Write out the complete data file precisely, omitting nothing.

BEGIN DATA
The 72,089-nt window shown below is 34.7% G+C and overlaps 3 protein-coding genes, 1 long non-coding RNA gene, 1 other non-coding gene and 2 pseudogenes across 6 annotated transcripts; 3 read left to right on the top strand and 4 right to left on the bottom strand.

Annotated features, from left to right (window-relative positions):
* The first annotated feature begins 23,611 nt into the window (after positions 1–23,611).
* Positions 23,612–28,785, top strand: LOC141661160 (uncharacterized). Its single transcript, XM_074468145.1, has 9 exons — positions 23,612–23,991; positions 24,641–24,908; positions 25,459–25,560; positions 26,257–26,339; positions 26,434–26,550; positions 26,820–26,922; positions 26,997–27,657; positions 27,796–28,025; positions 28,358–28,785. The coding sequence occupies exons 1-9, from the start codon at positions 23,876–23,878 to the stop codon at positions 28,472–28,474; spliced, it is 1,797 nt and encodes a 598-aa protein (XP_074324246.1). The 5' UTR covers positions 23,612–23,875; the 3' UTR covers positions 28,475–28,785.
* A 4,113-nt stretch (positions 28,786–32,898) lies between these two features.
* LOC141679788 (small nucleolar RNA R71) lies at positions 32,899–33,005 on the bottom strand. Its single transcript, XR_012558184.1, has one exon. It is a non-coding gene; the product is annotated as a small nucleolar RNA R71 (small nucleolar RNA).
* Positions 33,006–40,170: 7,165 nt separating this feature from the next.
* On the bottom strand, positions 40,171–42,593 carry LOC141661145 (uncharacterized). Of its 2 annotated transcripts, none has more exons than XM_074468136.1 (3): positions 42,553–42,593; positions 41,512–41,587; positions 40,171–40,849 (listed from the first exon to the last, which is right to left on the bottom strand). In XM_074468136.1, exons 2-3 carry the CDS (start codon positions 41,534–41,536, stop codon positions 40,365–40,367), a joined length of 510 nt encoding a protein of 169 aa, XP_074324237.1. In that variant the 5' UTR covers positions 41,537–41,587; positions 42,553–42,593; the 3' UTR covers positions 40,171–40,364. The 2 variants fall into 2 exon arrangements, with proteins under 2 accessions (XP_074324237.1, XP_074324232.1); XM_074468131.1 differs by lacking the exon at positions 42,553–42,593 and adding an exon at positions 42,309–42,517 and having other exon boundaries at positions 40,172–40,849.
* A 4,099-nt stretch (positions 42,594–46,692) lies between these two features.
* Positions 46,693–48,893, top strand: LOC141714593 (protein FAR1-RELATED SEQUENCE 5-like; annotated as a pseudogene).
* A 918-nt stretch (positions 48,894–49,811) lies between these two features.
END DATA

The 72,089-nt window shown below is 34.7% G+C and overlaps 3 protein-coding genes, 1 long non-coding RNA gene, 1 other non-coding gene and 2 pseudogenes across 6 annotated transcripts; 3 read left to right on the top strand and 4 right to left on the bottom strand.

Annotated features, from left to right (window-relative positions):
* The first annotated feature begins 23,611 nt into the window (after positions 1–23,611).
* Positions 23,612–28,785, top strand: LOC141661160 (uncharacterized). Its single transcript, XM_074468145.1, has 9 exons — positions 23,612–23,991; positions 24,641–24,908; positions 25,459–25,560; positions 26,257–26,339; positions 26,434–26,550; positions 26,820–26,922; positions 26,997–27,657; positions 27,796–28,025; positions 28,358–28,785. The coding sequence occupies exons 1-9, from the start codon at positions 23,876–23,878 to the stop codon at positions 28,472–28,474; spliced, it is 1,797 nt and encodes a 598-aa protein (XP_074324246.1). The 5' UTR covers positions 23,612–23,875; the 3' UTR covers positions 28,475–28,785.
* A 4,113-nt stretch (positions 28,786–32,898) lies between these two features.
* LOC141679788 (small nucleolar RNA R71) lies at positions 32,899–33,005 on the bottom strand. Its single transcript, XR_012558184.1, has one exon. It is a non-coding gene; the product is annotated as a small nucleolar RNA R71 (small nucleolar RNA).
* Positions 33,006–40,170: 7,165 nt separating this feature from the next.
* On the bottom strand, positions 40,171–42,593 carry LOC141661145 (uncharacterized). Of its 2 annotated transcripts, none has more exons than XM_074468136.1 (3): positions 42,553–42,593; positions 41,512–41,587; positions 40,171–40,849 (listed from the first exon to the last, which is right to left on the bottom strand). In XM_074468136.1, exons 2-3 carry the CDS (start codon positions 41,534–41,536, stop codon positions 40,365–40,367), a joined length of 510 nt encoding a protein of 169 aa, XP_074324237.1. In that variant the 5' UTR covers positions 41,537–41,587; positions 42,553–42,593; the 3' UTR covers positions 40,171–40,364. The 2 variants fall into 2 exon arrangements, with proteins under 2 accessions (XP_074324237.1, XP_074324232.1); XM_074468131.1 differs by lacking the exon at positions 42,553–42,593 and adding an exon at positions 42,309–42,517 and having other exon boundaries at positions 40,172–40,849.
* A 4,099-nt stretch (positions 42,594–46,692) lies between these two features.
* Positions 46,693–48,893, top strand: LOC141714593 (protein FAR1-RELATED SEQUENCE 5-like; annotated as a pseudogene).
* A 918-nt stretch (positions 48,894–49,811) lies between these two features.